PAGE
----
But there's other possibilities with the 30th selection or a spot at the top of the second. The Packers need to bolster the tackle and tight end position, along with finding another pass rusher. If a defensive end like USC's Lawrence Jackson somehow slipped to the end of the first round due to some trickle down effect of the Vikings aquiring Chiefs' pass rusher Jared Allen, he'd be hard to pass up. The Trojans' defensive captain is 6-4, 271 pounds, runs a 4.82 40 and had 10.5 sacks last season.
While Cullen Jenkins and KGB share snaps opposite Aaron Kampman, an end of Jackson's caliber would give Green Bay increased flexibility on the line. Besides, you can never have enough good pass rushers.
Arguably none of the top tight ends are worth a first-round grade. Purdue's Dustin Keller was a workout wonder at the scouting combine and could be the first off the board at his position. But Green Bay could have their pick of USC's Fred Davis or even Texas A&M's Martellus Bennett in the second round, while Texas' Jermichael Finley could be had in the third.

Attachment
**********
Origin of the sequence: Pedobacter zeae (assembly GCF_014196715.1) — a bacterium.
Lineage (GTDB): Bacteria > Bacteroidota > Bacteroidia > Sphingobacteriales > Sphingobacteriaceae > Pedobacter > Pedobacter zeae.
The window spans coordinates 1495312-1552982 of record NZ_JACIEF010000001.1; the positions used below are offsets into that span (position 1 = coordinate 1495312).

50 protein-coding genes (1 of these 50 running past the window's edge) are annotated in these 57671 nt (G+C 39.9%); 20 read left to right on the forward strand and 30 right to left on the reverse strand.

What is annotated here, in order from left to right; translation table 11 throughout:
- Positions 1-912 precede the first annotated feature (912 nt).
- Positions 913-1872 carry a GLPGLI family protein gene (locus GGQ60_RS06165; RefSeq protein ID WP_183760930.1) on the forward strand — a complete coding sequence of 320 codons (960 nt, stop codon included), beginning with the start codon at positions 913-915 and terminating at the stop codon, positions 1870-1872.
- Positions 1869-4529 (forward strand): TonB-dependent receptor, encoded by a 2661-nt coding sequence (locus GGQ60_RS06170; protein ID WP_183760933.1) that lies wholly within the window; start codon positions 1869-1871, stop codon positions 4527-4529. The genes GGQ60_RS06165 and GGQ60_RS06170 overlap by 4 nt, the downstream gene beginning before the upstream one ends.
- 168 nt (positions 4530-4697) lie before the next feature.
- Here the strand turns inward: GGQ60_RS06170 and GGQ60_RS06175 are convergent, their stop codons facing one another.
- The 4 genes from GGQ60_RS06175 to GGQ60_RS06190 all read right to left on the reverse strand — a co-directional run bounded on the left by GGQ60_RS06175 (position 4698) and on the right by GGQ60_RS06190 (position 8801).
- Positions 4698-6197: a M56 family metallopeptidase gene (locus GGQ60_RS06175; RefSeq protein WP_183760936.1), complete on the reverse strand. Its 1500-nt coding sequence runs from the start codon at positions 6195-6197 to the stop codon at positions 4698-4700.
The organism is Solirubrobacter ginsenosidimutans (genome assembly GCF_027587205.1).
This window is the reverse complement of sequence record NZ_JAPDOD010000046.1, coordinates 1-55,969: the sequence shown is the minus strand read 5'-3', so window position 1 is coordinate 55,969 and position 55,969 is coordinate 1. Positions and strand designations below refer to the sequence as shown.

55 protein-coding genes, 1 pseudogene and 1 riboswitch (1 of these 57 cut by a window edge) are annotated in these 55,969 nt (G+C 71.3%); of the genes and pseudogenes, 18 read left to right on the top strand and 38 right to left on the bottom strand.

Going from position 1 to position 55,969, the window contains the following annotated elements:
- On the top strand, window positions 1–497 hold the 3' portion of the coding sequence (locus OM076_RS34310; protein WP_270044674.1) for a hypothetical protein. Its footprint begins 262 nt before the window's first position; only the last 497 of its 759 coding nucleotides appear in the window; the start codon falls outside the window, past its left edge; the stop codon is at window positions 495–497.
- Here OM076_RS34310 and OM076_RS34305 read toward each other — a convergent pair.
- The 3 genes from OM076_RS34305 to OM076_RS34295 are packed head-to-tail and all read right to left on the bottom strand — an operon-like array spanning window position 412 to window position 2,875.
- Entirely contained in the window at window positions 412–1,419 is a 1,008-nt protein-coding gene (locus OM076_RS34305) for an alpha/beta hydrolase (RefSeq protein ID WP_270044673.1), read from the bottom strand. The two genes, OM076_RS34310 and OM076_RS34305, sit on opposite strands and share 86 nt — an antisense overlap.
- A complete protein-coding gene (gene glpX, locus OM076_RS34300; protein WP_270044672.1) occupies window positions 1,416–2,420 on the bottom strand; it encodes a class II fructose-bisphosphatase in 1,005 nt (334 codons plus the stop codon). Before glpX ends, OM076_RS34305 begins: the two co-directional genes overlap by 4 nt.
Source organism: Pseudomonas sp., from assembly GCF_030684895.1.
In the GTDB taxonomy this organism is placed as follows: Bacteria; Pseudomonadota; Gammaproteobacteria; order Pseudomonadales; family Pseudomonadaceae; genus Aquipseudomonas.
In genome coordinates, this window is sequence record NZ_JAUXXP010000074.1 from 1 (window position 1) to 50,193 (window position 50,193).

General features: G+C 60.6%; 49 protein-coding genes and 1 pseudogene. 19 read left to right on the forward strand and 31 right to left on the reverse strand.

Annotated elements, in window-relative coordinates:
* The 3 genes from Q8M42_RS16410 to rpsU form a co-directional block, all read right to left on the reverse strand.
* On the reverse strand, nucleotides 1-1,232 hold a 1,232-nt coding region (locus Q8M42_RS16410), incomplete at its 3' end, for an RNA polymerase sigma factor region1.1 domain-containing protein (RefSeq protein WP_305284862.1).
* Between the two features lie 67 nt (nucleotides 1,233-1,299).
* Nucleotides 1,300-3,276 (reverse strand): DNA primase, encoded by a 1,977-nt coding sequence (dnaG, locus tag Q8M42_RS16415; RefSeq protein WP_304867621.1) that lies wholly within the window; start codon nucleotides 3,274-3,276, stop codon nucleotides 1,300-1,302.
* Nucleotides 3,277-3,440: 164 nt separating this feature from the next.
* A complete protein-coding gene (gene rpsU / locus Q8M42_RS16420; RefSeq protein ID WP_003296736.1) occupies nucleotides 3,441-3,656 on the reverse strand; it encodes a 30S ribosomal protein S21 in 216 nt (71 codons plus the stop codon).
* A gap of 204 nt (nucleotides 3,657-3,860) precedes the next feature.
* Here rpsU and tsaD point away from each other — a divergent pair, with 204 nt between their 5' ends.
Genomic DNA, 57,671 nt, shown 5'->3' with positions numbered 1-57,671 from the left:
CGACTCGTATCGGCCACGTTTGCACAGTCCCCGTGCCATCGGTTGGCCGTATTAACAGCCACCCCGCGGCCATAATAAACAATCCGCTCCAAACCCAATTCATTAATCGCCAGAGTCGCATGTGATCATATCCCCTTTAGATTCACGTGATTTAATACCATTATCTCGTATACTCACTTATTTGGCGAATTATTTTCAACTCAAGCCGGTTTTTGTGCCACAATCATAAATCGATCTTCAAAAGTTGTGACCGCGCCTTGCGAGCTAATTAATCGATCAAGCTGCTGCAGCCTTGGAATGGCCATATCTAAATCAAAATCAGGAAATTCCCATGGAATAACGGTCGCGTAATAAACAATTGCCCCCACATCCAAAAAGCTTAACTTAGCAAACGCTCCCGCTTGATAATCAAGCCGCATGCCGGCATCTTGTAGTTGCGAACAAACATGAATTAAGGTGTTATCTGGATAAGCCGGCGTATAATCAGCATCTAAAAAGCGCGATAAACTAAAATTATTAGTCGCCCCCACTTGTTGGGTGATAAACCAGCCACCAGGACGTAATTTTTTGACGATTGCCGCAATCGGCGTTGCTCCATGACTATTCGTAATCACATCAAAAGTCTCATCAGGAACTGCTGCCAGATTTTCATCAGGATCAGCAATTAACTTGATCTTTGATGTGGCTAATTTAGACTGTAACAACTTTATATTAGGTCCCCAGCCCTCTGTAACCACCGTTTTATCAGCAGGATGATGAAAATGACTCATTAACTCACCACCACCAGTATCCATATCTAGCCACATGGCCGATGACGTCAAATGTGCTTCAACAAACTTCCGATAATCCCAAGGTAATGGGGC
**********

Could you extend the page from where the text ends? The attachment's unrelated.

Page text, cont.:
A trade down to the top of the second round could net USC left tackle Sam Baker, once thought to be a can't miss first-round pick. All Baker did was start for four years for the best program in college football. And when injuries forced him to miss time his senior year, their offense didn't look the same. Less than stellar combine and pro day performances need to be taken with a grain of salt when compared to the body of work Baker put together as a collegian. As for the rumors of a first-round quarterback -- don't buy it.
Gun to my head, I'll stick with the Packers taking Cason with their first pick of the day -- whether that be No. 30 or somewhere at the top of Round Two -- provided Jackson doesn't drop. With their two second-round picks, I like running back Ray Rice out of Rutgers -- a compact (5-foot-8), but powerful (200 pounds) package -- to back up Ryan Grant and Davis, a terrific pass-catching tight end who could be sitting there. In the third round, Green Bay could pull the trigger on Miami inside linebacker Tavares Gooden. Hip and hamstring injuries dropped him down the board, but he looks like another in a long line of athletic Hurricane backers and was the highest-rated player that Green Bay had in for a pre-draft visit.